Open letter to First Lady: Sort out this U-18 mess

Tuesday October 3 2017

First Lady Margaret Kenyatta jogs on the track with former and current Kenyan athletes prior to the opening ceremony of the 2017 IAAF World Under-18 Athletics Championships on July 12, 2017 at Moi International Sports Centre, Kasarani. PHOTO | CHRIS OMOLLO | NATIOON MEDIA GROUP

First Lady Margaret Kenyatta jogs on the track with former and current Kenyan athletes prior to the opening ceremony of the 2017 IAAF World Under-18 Athletics Championships on July 12, 2017 at Moi International Sports Centre, Kasarani. PHOTO | CHRIS OMOLLO | NATIOON MEDIA GROUP 

By ELIAS MAKORI
More by this Author

Greetings Your Excellency Margaret Kenyatta.

I hope this finds you well and in good health.

Your Excellency, let me start by congratulating you for the support you have accorded sports in the first term of the Jubilee presidency.

That you selflessly broke barriers, trained for and competed in the London Marathon in April, 2014, is still quite vivid in our memories, a selfless gesture that benefited many Kenyans through your ‘Beyond Zero’ charity.

Thanks to ‘Beyond Zero’, maternal and child deaths have reduced considerably because of the mobile clinics you helped purchase for the 47 counties.

Let’s hope the county governments will invest in maintaining and staffing these mobile units because remote areas can now be reached by these clinics that will be one of your most visible legacies.

Your Excellency, you also personally drove preparations for the successful hosting of the final IAAF World Under-18 Championships in Nairobi in July, a competition which broke athletics world records in as far as stadium attendance is concerned.

Along with astute leadership by the late Cabinet Secretary Joseph Nkaissery, you made things happen.

Medical, media, accommodation and security arrangements were world class, and I can vouch for this having also attended the senior IAAF World Championships in London in August, where media operations and hospitality were a few levels behind what we saw in Nairobi.

Olaf Brockman, an experienced journalist, who was in charge of press operations at the Nairobi competition on behalf of the International Association of Athletics Federations (IAAF), can verify this as he was also at the London championships.

“In Nairobi, they built a perfect press tribune,” Brockmann said in one of his reports to the IAAF.

“If Nairobi is awarded the (senior) World Championships, it will be a fantastic success for the media,” he added.

However, despite these accolades, I regret to inform you that your good deeds ­­— as patron of the IAAF World Under-18 Championships — are being compromised by incompetent state officials that have mishandled patriotic men and women who burnt the midnight oil to make sure that the championships were a huge success.

Your Excellency, at this moment, committee members haven’t been paid outstanding allowances running over a period of several months.

Medics who were outstanding, along with transport, accommodation and communications teams, have made futile attempts to get their dues in a most unfortunate anti-climax to the brilliant week of competition we hosted.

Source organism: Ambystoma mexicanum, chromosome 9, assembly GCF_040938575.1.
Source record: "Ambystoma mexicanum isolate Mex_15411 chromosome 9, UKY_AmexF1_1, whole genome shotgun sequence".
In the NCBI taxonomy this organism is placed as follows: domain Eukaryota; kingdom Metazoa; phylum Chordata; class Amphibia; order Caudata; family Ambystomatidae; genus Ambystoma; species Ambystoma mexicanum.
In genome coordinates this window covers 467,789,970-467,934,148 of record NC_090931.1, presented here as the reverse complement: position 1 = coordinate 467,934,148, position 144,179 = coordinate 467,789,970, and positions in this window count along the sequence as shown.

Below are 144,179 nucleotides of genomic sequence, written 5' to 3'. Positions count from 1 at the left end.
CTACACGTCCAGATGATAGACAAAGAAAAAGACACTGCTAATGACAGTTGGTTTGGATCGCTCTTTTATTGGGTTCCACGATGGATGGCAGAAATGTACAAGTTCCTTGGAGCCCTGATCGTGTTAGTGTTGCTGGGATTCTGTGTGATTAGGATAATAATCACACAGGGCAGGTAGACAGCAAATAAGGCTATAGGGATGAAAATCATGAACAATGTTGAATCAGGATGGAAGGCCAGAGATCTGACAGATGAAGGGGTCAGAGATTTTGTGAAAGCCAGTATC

By law, the Local Organising Committee (LOC) will have to wind up operations this month, subsequent to which dozens of Kenyans who rendered their services to the championships could go home empty-handed with no course for redress.

Already, lawsuits have been filed by some suppliers who have run out of patience and committees have declined to file their post-event reports to the LOC for onward transmission to the IAAF due to the impasse.

This paints a terrible picture of Kenya at the IAAF.

First Lady, the lack of coherence between the sports ministry, Sports Kenya and the championships’ LOC threatens to erode any gains the championships brought to Kenyan sport.

We are, meanwhile, reeling from the embarrassment of being stripped hosting rights for the 2018 African Nations Championships (Chan) due to recalcitrance and lack of seriousness by those charged with the huge responsibility of managing Kenyan sports.

It is acts like the failure to pay workers their hard-earned dues that mess Kenya’s image abroad, even as our athletes remain steadfast in placing us on the global sporting map.

It is such incompetence that will make it difficult for Kenya to win hosting rights even for an ajua regional championship.

Cash flows should not be an excuse because tidy sums were set aside for the championships, and we were even recently told that Sh4.2 billion was also made available for the ill-fated Chan competition.

Which means, Your Excellency, that the government, and LOC, simply don’t want to pay the loyal Kenyans who toiled for the IAAF showcase to succeed.

The solace these Kenyans seek is in your patronage and respect for patriotic citizens.

They look upon you to help sort out this mess that is yet another blot on Kenyan sports management.

Your Excellency, even as you engage in crucial final weeks of Jubilee re-election campaigns, kindly spare some time and inject sobriety into the post-event management of the youth championships and ensure all suppliers and those demanding unsettled dues are paid.

This will go a long way in indicating the Jubilee administration’s commitment to Kenyan sports development.

It will help shape your legacy.

On behalf of the suffering Kenyans, I wish you well, Your Excellency.